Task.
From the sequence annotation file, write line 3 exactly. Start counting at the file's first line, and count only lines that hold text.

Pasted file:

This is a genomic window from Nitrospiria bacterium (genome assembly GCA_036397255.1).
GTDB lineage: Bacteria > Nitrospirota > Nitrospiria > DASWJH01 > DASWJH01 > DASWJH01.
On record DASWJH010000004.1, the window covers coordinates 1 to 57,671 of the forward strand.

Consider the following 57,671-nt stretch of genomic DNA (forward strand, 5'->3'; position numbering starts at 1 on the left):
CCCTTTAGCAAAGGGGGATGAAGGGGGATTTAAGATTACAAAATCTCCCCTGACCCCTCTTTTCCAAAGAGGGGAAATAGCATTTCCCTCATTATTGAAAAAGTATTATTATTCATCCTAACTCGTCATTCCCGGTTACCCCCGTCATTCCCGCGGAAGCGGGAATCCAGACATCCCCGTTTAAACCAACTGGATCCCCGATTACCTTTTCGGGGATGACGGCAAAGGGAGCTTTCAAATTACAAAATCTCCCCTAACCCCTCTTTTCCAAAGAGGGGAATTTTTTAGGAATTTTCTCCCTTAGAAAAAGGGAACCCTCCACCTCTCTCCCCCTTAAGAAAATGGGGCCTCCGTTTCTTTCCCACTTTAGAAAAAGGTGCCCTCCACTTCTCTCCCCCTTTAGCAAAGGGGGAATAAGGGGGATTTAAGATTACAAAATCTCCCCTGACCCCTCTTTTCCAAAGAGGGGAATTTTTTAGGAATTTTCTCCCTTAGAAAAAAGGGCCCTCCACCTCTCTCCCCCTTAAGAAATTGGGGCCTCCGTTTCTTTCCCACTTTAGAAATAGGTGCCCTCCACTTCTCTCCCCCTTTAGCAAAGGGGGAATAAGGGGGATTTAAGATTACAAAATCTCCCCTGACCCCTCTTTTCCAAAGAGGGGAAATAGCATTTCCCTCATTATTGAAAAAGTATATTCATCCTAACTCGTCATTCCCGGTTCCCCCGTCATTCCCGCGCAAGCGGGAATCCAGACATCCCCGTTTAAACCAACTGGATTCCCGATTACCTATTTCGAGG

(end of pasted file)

On record DASWJH010000004.1, the window covers coordinates 1 to 57,671 of the forward strand.